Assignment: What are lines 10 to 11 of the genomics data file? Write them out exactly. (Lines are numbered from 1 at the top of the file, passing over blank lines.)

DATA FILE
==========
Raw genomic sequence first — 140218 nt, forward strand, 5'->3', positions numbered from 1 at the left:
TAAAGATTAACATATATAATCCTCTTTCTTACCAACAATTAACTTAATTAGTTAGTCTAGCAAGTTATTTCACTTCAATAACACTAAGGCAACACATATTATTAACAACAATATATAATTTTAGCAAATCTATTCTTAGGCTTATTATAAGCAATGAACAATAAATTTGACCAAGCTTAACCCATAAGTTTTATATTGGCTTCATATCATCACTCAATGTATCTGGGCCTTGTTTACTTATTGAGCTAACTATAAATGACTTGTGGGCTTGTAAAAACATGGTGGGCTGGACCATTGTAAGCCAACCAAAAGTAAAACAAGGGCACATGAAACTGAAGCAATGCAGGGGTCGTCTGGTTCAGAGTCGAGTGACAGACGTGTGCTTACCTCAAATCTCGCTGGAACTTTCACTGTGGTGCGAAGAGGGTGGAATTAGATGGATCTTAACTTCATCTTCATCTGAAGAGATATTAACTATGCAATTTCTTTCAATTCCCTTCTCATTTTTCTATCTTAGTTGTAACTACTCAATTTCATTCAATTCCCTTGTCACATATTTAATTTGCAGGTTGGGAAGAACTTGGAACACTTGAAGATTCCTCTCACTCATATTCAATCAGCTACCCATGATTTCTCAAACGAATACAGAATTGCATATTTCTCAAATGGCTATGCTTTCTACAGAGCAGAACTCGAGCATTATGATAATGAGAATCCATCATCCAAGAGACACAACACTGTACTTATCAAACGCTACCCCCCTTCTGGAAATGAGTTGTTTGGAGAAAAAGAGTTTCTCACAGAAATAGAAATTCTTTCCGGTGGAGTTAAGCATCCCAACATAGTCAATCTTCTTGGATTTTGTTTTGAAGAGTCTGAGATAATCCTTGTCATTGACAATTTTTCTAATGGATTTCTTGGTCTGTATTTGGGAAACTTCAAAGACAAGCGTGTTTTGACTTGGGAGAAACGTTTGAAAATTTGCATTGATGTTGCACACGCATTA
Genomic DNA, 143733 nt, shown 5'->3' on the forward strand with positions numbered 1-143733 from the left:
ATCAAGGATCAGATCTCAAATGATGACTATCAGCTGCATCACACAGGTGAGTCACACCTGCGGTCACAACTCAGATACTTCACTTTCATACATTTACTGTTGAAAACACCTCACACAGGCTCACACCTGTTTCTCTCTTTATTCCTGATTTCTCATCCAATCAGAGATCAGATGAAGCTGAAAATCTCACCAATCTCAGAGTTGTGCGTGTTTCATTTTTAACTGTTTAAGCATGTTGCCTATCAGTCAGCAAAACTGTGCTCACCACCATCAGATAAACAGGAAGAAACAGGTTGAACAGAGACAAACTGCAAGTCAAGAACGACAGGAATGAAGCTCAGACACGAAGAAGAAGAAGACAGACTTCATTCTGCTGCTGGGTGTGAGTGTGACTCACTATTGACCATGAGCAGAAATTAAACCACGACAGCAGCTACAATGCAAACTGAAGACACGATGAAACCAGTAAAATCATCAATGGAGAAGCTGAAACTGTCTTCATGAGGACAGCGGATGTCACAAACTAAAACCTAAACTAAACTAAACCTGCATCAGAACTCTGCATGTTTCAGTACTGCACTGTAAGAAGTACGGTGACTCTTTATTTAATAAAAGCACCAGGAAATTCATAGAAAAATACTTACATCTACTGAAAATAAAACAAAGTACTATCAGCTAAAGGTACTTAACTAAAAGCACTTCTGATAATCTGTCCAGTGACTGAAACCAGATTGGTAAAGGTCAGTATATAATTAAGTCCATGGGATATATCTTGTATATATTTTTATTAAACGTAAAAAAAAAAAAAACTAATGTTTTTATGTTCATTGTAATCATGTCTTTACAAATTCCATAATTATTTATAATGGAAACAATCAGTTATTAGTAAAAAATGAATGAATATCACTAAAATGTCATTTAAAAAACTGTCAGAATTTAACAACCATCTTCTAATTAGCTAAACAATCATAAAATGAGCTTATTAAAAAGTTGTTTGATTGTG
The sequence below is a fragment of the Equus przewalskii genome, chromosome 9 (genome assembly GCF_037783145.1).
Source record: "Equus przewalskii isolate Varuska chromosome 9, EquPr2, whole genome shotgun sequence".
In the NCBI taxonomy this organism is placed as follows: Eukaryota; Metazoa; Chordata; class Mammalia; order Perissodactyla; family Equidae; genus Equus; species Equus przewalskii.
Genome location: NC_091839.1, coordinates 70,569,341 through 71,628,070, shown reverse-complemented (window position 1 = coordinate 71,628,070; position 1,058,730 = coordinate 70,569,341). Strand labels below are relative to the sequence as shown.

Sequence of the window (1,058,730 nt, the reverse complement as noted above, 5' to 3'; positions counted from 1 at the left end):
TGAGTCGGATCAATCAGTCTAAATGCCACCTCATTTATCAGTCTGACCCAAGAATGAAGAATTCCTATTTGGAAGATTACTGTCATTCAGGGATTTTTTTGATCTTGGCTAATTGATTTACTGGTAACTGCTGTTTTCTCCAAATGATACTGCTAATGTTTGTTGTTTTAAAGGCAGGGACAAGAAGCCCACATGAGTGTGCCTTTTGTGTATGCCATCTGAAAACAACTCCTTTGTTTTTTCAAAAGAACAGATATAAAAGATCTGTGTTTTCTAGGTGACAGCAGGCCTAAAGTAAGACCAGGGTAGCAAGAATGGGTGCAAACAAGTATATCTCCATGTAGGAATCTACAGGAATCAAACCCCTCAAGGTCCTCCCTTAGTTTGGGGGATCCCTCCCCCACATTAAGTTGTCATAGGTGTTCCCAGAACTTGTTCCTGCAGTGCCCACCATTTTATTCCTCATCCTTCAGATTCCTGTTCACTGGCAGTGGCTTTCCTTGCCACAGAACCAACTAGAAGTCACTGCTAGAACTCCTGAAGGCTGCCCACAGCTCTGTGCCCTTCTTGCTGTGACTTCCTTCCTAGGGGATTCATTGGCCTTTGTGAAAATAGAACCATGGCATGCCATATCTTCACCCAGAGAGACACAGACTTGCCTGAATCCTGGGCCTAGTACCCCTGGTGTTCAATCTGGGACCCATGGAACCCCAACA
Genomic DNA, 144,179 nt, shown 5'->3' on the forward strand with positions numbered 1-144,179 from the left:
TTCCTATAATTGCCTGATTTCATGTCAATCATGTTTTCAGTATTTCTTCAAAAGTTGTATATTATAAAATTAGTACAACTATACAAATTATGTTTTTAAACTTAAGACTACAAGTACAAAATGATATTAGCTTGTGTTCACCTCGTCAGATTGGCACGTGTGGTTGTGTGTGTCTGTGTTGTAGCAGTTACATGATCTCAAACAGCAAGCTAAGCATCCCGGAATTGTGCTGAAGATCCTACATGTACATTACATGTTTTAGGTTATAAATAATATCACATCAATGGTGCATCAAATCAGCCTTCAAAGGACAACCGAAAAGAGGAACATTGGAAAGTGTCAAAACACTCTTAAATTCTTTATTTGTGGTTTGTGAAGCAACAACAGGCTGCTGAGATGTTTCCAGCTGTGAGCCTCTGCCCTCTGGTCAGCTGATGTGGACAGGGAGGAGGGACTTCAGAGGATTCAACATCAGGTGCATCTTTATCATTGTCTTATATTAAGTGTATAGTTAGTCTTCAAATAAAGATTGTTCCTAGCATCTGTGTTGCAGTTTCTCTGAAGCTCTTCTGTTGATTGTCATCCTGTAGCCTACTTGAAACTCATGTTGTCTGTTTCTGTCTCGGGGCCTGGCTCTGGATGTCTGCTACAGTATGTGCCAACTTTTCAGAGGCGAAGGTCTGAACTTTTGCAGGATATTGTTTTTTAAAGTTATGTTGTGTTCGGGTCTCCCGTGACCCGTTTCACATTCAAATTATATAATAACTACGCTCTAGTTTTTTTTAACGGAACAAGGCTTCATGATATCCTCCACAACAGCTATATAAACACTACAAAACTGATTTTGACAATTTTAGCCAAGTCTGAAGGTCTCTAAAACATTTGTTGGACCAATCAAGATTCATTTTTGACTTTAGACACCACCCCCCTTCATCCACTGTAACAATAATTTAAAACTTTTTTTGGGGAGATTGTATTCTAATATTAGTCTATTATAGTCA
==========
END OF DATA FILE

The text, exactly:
TGAGTCGGATCAATCAGTCTAAATGCCACCTCATTTATCAGTCTGACCCAAGAATGAAGAATTCCTATTTGGAAGATTACTGTCATTCAGGGATTTTTTTGATCTTGGCTAATTGATTTACTGGTAACTGCTGTTTTCTCCAAATGATACTGCTAATGTTTGTTGTTTTAAAGGCAGGGACAAGAAGCCCACATGAGTGTGCCTTTTGTGTATGCCATCTGAAAACAACTCCTTTGTTTTTTCAAAAGAACAGATATAAAAGATCTGTGTTTTCTAGGTGACAGCAGGCCTAAAGTAAGACCAGGGTAGCAAGAATGGGTGCAAACAAGTATATCTCCATGTAGGAATCTACAGGAATCAAACCCCTCAAGGTCCTCCCTTAGTTTGGGGGATCCCTCCCCCACATTAAGTTGTCATAGGTGTTCCCAGAACTTGTTCCTGCAGTGCCCACCATTTTATTCCTCATCCTTCAGATTCCTGTTCACTGGCAGTGGCTTTCCTTGCCACAGAACCAACTAGAAGTCACTGCTAGAACTCCTGAAGGCTGCCCACAGCTCTGTGCCCTTCTTGCTGTGACTTCCTTCCTAGGGGATTCATTGGCCTTTGTGAAAATAGAACCATGGCATGCCATATCTTCACCCAGAGAGACACAGACTTGCCTGAATCCTGGGCCTAGTACCCCTGGTGTTCAATCTGGGACCCATGGAACCCCAACA
Genomic DNA, 144,179 nt, shown 5'->3' on the forward strand with positions numbered 1-144,179 from the left: